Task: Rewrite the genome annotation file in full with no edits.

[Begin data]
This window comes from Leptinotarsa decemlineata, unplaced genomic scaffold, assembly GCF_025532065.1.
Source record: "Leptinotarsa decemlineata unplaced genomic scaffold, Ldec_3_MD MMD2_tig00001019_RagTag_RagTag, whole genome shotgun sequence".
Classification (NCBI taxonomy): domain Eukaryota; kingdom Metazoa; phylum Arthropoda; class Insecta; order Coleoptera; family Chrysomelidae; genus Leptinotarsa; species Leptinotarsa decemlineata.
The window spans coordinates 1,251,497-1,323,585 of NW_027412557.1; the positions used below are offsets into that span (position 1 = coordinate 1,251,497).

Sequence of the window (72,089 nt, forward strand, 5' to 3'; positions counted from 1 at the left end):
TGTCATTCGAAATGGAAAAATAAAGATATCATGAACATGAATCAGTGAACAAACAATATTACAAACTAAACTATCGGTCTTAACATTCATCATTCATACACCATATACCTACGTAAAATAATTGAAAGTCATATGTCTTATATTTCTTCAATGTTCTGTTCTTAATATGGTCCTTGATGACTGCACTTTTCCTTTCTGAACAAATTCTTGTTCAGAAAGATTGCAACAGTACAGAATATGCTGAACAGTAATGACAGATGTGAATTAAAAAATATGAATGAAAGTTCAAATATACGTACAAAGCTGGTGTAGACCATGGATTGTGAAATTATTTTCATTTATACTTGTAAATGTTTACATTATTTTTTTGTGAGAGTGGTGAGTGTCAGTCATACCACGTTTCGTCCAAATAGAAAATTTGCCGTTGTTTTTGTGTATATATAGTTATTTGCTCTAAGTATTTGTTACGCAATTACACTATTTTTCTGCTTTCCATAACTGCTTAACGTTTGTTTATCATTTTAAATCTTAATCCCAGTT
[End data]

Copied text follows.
This window comes from Leptinotarsa decemlineata, unplaced genomic scaffold, assembly GCF_025532065.1.
Source record: "Leptinotarsa decemlineata unplaced genomic scaffold, Ldec_3_MD MMD2_tig00001019_RagTag_RagTag, whole genome shotgun sequence".
Classification (NCBI taxonomy): domain Eukaryota; kingdom Metazoa; phylum Arthropoda; class Insecta; order Coleoptera; family Chrysomelidae; genus Leptinotarsa; species Leptinotarsa decemlineata.
The window spans coordinates 1,251,497-1,323,585 of NW_027412557.1; the positions used below are offsets into that span (position 1 = coordinate 1,251,497).

Sequence of the window (72,089 nt, forward strand, 5' to 3'; positions counted from 1 at the left end):
TGTCATTCGAAATGGAAAAATAAAGATATCATGAACATGAATCAGTGAACAAACAATATTACAAACTAAACTATCGGTCTTAACATTCATCATTCATACACCATATACCTACGTAAAATAATTGAAAGTCATATGTCTTATATTTCTTCAATGTTCTGTTCTTAATATGGTCCTTGATGACTGCACTTTTCCTTTCTGAACAAATTCTTGTTCAGAAAGATTGCAACAGTACAGAATATGCTGAACAGTAATGACAGATGTGAATTAAAAAATATGAATGAAAGTTCAAATATACGTACAAAGCTGGTGTAGACCATGGATTGTGAAATTATTTTCATTTATACTTGTAAATGTTTACATTATTTTTTTGTGAGAGTGGTGAGTGTCAGTCATACCACGTTTCGTCCAAATAGAAAATTTGCCGTTGTTTTTGTGTATATATAGTTATTTGCTCTAAGTATTTGTTACGCAATTACACTATTTTTCTGCTTTCCATAACTGCTTAACGTTTGTTTATCATTTTAAATCTTAATCCCAGTT